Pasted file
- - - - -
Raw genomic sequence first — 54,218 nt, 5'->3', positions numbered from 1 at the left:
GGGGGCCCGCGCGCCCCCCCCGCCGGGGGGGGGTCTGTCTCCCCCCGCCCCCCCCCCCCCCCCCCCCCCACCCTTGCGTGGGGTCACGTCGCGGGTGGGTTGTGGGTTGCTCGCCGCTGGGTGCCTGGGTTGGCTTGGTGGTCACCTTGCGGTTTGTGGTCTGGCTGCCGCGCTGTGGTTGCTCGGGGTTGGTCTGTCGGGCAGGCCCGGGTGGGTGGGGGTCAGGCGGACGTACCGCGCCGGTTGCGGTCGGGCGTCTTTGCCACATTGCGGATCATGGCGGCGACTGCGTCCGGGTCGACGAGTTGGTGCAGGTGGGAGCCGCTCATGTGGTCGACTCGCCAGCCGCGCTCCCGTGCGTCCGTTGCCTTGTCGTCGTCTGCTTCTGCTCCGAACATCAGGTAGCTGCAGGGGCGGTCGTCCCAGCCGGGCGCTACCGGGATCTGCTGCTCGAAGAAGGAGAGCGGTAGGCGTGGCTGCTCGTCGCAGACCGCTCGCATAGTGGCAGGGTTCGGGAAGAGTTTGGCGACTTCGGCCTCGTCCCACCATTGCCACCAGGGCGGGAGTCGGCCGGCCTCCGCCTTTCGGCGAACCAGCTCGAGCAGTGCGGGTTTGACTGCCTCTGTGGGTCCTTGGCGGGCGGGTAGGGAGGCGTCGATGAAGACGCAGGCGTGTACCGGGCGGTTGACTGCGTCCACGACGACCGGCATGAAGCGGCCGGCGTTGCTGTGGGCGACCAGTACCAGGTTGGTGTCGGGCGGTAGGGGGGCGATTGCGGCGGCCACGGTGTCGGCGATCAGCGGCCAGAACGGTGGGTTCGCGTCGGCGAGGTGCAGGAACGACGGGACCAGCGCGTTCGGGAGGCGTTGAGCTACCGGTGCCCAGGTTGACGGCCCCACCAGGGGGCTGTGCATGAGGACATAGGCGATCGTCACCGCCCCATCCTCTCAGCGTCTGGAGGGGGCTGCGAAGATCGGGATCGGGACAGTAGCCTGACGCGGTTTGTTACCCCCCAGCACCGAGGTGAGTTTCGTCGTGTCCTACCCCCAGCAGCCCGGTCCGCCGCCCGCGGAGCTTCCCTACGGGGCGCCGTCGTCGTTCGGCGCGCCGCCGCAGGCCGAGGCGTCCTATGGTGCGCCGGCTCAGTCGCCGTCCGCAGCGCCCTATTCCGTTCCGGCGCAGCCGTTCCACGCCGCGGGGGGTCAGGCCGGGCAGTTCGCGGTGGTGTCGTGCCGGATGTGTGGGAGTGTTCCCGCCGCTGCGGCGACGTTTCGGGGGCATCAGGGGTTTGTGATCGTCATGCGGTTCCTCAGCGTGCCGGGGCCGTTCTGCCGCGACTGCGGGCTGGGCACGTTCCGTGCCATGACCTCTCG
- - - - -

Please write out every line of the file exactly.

Raw genomic sequence first — 54,218 nt, 5'->3', positions numbered from 1 at the left:
GGGGGCCCGCGCGCCCCCCCCGCCGGGGGGGGGTCTGTCTCCCCCCGCCCCCCCCCCCCCCCCCCCCCCACCCTTGCGTGGGGTCACGTCGCGGGTGGGTTGTGGGTTGCTCGCCGCTGGGTGCCTGGGTTGGCTTGGTGGTCACCTTGCGGTTTGTGGTCTGGCTGCCGCGCTGTGGTTGCTCGGGGTTGGTCTGTCGGGCAGGCCCGGGTGGGTGGGGGTCAGGCGGACGTACCGCGCCGGTTGCGGTCGGGCGTCTTTGCCACATTGCGGATCATGGCGGCGACTGCGTCCGGGTCGACGAGTTGGTGCAGGTGGGAGCCGCTCATGTGGTCGACTCGCCAGCCGCGCTCCCGTGCGTCCGTTGCCTTGTCGTCGTCTGCTTCTGCTCCGAACATCAGGTAGCTGCAGGGGCGGTCGTCCCAGCCGGGCGCTACCGGGATCTGCTGCTCGAAGAAGGAGAGCGGTAGGCGTGGCTGCTCGTCGCAGACCGCTCGCATAGTGGCAGGGTTCGGGAAGAGTTTGGCGACTTCGGCCTCGTCCCACCATTGCCACCAGGGCGGGAGTCGGCCGGCCTCCGCCTTTCGGCGAACCAGCTCGAGCAGTGCGGGTTTGACTGCCTCTGTGGGTCCTTGGCGGGCGGGTAGGGAGGCGTCGATGAAGACGCAGGCGTGTACCGGGCGGTTGACTGCGTCCACGACGACCGGCATGAAGCGGCCGGCGTTGCTGTGGGCGACCAGTACCAGGTTGGTGTCGGGCGGTAGGGGGGCGATTGCGGCGGCCACGGTGTCGGCGATCAGCGGCCAGAACGGTGGGTTCGCGTCGGCGAGGTGCAGGAACGACGGGACCAGCGCGTTCGGGAGGCGTTGAGCTACCGGTGCCCAGGTTGACGGCCCCACCAGGGGGCTGTGCATGAGGACATAGGCGATCGTCACCGCCCCATCCTCTCAGCGTCTGGAGGGGGCTGCGAAGATCGGGATCGGGACAGTAGCCTGACGCGGTTTGTTACCCCCCAGCACCGAGGTGAGTTTCGTCGTGTCCTACCCCCAGCAGCCCGGTCCGCCGCCCGCGGAGCTTCCCTACGGGGCGCCGTCGTCGTTCGGCGCGCCGCCGCAGGCCGAGGCGTCCTATGGTGCGCCGGCTCAGTCGCCGTCCGCAGCGCCCTATTCCGTTCCGGCGCAGCCGTTCCACGCCGCGGGGGGTCAGGCCGGGCAGTTCGCGGTGGTGTCGTGCCGGATGTGTGGGAGTGTTCCCGCCGCTGCGGCGACGTTTCGGGGGCATCAGGGGTTTGTGATCGTCATGCGGTTCCTCAGCGTGCCGGGGCCGTTCTGCCGCGACTGCGGGCTGGGCACGTTCCGTGCCATGACCTCTCG